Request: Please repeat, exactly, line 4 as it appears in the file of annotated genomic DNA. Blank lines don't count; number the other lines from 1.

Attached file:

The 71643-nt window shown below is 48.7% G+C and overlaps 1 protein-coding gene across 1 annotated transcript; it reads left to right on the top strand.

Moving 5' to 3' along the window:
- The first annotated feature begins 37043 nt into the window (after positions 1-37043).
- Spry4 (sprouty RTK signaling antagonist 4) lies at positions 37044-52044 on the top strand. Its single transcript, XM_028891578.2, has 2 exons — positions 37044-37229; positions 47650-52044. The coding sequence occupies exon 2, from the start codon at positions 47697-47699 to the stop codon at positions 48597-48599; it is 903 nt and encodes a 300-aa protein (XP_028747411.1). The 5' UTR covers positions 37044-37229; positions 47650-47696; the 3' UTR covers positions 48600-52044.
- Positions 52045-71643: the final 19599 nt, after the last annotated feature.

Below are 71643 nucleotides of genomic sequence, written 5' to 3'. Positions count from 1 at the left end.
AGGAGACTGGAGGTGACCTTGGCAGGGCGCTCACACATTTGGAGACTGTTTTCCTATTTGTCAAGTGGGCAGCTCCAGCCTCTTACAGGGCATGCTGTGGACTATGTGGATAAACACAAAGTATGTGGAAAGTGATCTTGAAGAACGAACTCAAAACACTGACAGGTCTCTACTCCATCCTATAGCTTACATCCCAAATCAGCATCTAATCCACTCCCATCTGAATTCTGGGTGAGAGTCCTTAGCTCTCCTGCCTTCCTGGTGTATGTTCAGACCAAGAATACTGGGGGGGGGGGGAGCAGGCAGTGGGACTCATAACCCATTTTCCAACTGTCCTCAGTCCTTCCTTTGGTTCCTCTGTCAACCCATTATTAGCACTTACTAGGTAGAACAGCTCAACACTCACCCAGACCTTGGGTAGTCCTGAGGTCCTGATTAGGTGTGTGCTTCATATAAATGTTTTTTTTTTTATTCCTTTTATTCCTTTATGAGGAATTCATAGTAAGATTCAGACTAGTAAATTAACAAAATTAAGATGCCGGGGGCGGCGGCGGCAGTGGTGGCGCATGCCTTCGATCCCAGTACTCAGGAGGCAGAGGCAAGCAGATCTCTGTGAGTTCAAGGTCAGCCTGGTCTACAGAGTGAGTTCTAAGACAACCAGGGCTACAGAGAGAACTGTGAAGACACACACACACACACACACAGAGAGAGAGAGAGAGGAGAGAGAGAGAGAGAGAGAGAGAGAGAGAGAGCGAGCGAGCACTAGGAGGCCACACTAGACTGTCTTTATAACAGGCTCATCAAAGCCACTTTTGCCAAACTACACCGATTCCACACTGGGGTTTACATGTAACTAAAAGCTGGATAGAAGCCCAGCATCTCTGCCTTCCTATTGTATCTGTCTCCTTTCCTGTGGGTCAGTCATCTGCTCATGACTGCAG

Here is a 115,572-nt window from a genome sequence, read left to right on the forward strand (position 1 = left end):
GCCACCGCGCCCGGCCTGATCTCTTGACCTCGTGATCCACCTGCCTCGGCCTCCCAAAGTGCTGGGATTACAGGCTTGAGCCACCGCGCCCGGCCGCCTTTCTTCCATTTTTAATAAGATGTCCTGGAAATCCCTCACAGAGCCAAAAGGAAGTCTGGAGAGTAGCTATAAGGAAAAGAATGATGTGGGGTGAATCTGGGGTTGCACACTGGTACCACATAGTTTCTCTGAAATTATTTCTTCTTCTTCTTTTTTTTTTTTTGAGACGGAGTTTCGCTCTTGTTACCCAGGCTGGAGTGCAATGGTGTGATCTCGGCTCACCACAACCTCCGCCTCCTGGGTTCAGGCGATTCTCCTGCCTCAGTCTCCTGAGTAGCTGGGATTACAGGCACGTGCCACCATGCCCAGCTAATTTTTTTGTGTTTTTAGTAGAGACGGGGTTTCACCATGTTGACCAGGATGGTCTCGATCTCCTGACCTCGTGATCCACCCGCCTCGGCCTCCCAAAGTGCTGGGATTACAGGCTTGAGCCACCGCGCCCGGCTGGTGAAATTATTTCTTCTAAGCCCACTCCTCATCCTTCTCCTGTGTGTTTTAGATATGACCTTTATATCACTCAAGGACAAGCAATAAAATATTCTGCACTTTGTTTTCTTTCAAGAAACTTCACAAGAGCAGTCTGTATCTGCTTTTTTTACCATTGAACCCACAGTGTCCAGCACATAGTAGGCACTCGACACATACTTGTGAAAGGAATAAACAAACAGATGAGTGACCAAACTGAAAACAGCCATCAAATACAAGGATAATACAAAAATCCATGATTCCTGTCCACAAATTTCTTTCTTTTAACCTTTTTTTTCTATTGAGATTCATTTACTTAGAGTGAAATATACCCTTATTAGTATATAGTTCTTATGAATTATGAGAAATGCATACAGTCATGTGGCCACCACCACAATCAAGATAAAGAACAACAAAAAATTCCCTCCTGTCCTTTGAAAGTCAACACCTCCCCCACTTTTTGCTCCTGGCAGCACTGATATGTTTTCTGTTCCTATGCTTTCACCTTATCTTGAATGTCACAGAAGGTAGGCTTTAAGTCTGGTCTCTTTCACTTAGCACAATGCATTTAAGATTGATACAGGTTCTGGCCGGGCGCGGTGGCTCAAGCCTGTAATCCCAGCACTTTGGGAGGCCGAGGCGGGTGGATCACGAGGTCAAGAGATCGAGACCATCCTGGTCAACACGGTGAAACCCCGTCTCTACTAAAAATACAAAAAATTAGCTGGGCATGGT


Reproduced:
- Spry4 (sprouty RTK signaling antagonist 4) lies at positions 37044-52044 on the top strand. Its single transcript, XM_028891578.2, has 2 exons — positions 37044-37229; positions 47650-52044. The coding sequence occupies exon 2, from the start codon at positions 47697-47699 to the stop codon at positions 48597-48599; it is 903 nt and encodes a 300-aa protein (XP_028747411.1). The 5' UTR covers positions 37044-37229; positions 47650-47696; the 3' UTR covers positions 48600-52044.